So, once again, the United States has decided to intervene militarily in Iraq. Ostensibly, the Obama administration is intervening for humanitarian reasons–to help a number of Yazidis escape from ISIS, the radical Sunni organization that has seized territory in Syria and Iraq. Yet Obama has also signaled that this intervention will be long-term, which means the goals go far beyond getting these Yazidis out of their immediate jam. The real long-term goal is likely the same goal the United States had in Iraq 10 years ago–a stable, democratic, US-friendly government. Ultimately, this intervention rests on the same fundamental misunderstanding of Iraq with which the Bush administration entered in 2003.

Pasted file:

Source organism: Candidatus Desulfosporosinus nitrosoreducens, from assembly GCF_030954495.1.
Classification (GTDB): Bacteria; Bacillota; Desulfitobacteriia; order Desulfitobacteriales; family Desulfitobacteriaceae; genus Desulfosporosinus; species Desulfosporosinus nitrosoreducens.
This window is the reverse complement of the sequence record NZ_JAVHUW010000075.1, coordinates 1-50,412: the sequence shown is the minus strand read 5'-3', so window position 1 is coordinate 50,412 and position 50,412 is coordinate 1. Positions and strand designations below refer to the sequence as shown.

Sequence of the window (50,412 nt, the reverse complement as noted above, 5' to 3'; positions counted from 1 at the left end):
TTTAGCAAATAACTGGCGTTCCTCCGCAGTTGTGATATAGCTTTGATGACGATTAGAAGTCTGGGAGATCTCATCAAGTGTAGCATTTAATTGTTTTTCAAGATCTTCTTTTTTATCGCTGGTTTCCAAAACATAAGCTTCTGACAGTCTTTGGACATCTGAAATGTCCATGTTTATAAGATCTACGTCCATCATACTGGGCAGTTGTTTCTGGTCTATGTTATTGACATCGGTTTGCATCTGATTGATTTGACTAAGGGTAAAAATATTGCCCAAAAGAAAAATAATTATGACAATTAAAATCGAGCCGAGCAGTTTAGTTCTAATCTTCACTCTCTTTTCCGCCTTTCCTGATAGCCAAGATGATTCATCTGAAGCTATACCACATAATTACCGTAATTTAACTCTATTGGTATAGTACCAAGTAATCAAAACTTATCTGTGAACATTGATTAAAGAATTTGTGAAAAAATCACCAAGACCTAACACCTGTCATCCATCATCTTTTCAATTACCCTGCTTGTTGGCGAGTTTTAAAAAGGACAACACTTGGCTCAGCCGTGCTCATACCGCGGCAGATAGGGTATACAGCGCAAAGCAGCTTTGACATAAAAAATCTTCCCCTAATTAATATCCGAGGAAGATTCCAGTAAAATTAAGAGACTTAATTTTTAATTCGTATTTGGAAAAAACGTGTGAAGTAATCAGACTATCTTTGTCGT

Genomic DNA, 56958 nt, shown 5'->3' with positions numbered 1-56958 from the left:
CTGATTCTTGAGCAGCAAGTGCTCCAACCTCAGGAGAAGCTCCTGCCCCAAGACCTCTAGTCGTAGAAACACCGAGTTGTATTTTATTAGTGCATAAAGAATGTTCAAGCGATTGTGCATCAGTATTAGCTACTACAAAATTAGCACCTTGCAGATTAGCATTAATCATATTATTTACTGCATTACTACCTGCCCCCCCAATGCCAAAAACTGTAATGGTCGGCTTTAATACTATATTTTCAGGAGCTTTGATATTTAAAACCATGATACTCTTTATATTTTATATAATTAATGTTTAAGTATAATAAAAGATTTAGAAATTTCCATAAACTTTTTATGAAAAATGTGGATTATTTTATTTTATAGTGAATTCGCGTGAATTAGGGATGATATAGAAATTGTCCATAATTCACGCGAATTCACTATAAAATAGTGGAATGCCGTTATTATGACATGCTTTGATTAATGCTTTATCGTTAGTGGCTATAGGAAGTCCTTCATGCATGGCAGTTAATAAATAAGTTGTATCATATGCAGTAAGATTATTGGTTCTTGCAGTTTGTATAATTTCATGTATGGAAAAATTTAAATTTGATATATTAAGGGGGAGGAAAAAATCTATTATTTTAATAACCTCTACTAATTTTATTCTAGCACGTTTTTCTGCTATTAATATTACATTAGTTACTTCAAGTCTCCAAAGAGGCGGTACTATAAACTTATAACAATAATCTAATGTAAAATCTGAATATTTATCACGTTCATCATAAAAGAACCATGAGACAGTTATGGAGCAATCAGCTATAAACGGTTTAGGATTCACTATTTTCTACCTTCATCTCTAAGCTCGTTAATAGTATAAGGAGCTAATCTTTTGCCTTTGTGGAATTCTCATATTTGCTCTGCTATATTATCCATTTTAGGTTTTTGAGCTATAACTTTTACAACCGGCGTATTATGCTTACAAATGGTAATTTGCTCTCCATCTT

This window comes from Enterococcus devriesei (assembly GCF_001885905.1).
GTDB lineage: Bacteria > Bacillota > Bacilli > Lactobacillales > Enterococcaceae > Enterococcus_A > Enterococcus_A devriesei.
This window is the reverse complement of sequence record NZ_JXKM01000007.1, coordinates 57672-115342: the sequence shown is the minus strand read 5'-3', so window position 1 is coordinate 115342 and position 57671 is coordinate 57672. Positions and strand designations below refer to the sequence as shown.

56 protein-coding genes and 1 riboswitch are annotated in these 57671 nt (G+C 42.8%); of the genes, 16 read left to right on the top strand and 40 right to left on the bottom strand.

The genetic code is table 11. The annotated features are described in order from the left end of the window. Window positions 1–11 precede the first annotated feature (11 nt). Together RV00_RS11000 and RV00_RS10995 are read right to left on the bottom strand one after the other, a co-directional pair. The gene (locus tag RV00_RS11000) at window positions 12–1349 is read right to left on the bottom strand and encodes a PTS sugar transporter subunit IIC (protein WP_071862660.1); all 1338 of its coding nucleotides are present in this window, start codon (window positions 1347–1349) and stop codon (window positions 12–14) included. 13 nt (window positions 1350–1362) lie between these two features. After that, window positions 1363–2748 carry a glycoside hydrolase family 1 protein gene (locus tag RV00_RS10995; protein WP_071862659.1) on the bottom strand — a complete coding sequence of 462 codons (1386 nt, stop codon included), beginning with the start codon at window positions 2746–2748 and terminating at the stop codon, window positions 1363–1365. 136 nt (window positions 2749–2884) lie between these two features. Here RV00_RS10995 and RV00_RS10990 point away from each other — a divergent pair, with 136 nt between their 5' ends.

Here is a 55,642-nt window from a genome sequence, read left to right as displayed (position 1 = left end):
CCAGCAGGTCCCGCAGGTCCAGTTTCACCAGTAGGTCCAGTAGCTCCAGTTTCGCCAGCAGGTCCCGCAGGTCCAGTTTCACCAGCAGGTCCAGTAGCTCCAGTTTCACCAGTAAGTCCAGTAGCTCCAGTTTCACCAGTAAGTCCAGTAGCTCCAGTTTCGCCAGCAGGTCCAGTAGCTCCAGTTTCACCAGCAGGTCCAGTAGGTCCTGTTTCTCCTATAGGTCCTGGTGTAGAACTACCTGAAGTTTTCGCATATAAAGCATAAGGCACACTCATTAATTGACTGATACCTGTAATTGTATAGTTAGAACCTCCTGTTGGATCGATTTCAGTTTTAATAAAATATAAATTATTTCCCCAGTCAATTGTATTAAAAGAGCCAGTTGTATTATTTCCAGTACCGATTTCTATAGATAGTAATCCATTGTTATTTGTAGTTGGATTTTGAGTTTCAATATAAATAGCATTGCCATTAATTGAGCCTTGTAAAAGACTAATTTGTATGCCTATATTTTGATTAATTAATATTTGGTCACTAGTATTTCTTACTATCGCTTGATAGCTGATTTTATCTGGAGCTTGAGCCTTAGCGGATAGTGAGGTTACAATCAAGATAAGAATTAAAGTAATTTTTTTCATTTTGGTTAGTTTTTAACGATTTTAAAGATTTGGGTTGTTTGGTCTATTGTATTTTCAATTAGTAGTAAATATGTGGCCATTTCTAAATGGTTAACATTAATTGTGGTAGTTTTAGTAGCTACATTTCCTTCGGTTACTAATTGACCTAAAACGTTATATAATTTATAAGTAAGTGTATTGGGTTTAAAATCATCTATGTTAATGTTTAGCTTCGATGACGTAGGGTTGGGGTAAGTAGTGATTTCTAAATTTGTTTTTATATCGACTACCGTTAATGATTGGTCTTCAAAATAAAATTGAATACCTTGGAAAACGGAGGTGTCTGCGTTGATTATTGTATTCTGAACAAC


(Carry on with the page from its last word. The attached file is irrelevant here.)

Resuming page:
So today there’s an open letter going around the internet from a fellow by the name of Tomas Young directed toward George W. Bush and Dick Cheney. Young is terminally ill and has chosen to parlay that into an opportunity to vent his anger at Bush and Cheney over the feckless war they waged in Iraq. Having myself been opposed to the Iraq War as early as 2002 (and yes, I was quite young to be in opposition), I agree with some of what Young has to say, but I think he makes a common mistake in conflating two contradictory responses to the war.
Many people around the world consider a nuclear Iran a terrible, terrifying prospect, one that is worth going to war over in order to avoid. Today I’d like to question this belief and the assumptions underlying it.